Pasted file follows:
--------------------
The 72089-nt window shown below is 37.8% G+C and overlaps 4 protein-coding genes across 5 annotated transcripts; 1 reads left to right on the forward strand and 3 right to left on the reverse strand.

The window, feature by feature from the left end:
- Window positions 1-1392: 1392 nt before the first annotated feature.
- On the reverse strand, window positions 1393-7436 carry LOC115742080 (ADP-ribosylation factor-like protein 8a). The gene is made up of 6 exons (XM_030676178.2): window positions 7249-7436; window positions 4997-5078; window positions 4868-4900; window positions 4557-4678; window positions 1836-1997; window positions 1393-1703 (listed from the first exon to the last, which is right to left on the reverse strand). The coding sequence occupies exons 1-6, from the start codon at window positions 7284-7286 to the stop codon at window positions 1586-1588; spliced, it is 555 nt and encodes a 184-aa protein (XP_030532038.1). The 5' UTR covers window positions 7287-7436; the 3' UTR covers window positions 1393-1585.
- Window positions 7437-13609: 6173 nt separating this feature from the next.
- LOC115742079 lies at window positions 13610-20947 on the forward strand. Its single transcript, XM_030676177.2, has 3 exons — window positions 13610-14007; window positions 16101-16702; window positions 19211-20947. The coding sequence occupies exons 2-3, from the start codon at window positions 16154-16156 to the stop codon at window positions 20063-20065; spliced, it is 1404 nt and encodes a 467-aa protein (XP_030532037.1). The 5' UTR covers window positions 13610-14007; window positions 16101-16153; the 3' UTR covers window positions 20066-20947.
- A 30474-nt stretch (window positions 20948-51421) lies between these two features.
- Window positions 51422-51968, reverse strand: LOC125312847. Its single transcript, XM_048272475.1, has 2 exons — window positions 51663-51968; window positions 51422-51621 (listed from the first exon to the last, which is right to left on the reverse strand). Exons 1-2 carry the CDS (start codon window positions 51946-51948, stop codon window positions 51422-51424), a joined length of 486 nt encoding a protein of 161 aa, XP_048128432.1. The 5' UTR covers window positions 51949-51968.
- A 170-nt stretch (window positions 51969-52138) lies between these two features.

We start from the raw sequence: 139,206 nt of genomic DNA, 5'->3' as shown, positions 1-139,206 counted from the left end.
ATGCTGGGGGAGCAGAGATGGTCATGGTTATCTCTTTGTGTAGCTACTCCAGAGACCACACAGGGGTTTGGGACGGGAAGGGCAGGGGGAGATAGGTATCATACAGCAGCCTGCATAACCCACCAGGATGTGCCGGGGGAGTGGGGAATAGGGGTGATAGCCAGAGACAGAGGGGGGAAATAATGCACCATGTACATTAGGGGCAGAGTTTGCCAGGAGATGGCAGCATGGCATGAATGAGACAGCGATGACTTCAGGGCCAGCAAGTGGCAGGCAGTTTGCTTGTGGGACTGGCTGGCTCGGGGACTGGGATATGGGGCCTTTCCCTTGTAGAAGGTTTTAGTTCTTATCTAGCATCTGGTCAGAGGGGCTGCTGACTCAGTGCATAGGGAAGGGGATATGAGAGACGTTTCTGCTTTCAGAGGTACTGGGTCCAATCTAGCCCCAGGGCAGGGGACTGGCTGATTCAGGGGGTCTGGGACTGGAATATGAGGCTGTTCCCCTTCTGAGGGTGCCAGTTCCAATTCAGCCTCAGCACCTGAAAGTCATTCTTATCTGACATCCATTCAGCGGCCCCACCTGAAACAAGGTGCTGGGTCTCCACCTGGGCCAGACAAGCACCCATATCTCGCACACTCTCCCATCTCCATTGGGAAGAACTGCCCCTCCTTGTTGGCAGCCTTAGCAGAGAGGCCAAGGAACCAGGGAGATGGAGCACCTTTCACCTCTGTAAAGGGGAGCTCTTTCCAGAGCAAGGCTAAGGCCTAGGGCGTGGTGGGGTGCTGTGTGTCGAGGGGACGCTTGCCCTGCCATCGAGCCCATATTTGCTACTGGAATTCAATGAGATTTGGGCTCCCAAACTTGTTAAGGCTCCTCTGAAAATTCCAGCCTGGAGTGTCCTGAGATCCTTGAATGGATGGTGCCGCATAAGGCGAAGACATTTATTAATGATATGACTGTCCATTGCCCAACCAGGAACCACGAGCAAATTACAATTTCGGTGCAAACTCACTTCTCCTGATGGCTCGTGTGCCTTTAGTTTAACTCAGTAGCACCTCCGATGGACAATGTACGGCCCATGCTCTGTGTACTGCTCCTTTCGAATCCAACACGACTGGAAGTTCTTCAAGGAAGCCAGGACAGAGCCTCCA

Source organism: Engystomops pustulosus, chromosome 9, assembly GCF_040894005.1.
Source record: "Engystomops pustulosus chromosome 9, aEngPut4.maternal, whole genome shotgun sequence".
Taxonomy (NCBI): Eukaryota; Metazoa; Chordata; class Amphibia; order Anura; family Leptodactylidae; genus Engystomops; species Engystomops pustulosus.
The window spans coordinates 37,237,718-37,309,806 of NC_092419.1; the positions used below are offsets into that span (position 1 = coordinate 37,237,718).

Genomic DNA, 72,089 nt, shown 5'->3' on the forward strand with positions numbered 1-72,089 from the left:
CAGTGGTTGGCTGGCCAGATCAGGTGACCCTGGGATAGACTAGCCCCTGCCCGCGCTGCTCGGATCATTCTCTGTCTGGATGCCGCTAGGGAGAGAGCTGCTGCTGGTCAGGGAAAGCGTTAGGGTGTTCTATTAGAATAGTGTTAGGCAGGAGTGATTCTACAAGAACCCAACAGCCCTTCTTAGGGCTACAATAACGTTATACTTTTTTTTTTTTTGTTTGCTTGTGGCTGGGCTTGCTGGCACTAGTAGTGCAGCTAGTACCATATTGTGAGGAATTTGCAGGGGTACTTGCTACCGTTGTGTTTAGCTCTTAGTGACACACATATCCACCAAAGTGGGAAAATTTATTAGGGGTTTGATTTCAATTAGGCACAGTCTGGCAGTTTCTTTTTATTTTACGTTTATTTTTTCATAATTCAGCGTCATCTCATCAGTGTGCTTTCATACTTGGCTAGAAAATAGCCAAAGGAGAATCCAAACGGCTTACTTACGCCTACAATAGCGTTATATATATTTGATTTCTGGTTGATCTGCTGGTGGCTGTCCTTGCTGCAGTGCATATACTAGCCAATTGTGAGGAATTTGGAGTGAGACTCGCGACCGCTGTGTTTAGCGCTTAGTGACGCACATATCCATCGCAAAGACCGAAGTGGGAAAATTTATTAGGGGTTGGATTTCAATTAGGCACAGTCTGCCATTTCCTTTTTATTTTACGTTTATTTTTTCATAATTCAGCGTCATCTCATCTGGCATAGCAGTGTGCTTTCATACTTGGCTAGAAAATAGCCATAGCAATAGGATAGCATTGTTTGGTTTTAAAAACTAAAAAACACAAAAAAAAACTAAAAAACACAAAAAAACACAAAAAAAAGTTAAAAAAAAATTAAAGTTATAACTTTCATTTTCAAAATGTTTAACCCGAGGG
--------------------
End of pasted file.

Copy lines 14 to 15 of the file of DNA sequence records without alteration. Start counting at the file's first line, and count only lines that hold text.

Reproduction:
Taxonomy (NCBI): Eukaryota; Metazoa; Chordata; class Amphibia; order Anura; family Leptodactylidae; genus Engystomops; species Engystomops pustulosus.
The window spans coordinates 37,237,718-37,309,806 of NC_092419.1; the positions used below are offsets into that span (position 1 = coordinate 37,237,718).